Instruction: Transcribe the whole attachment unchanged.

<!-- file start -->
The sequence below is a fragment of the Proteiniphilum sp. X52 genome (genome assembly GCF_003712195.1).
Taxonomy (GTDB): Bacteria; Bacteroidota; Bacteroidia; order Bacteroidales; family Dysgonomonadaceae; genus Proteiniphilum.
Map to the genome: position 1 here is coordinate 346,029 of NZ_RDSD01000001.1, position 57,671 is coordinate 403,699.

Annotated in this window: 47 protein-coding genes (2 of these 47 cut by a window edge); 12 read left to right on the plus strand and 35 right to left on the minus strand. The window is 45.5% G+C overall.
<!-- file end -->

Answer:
The sequence below is a fragment of the Proteiniphilum sp. X52 genome (genome assembly GCF_003712195.1).
Taxonomy (GTDB): Bacteria; Bacteroidota; Bacteroidia; order Bacteroidales; family Dysgonomonadaceae; genus Proteiniphilum.
Map to the genome: position 1 here is coordinate 346,029 of NZ_RDSD01000001.1, position 57,671 is coordinate 403,699.

Annotated in this window: 47 protein-coding genes (2 of these 47 cut by a window edge); 12 read left to right on the plus strand and 35 right to left on the minus strand. The window is 45.5% G+C overall.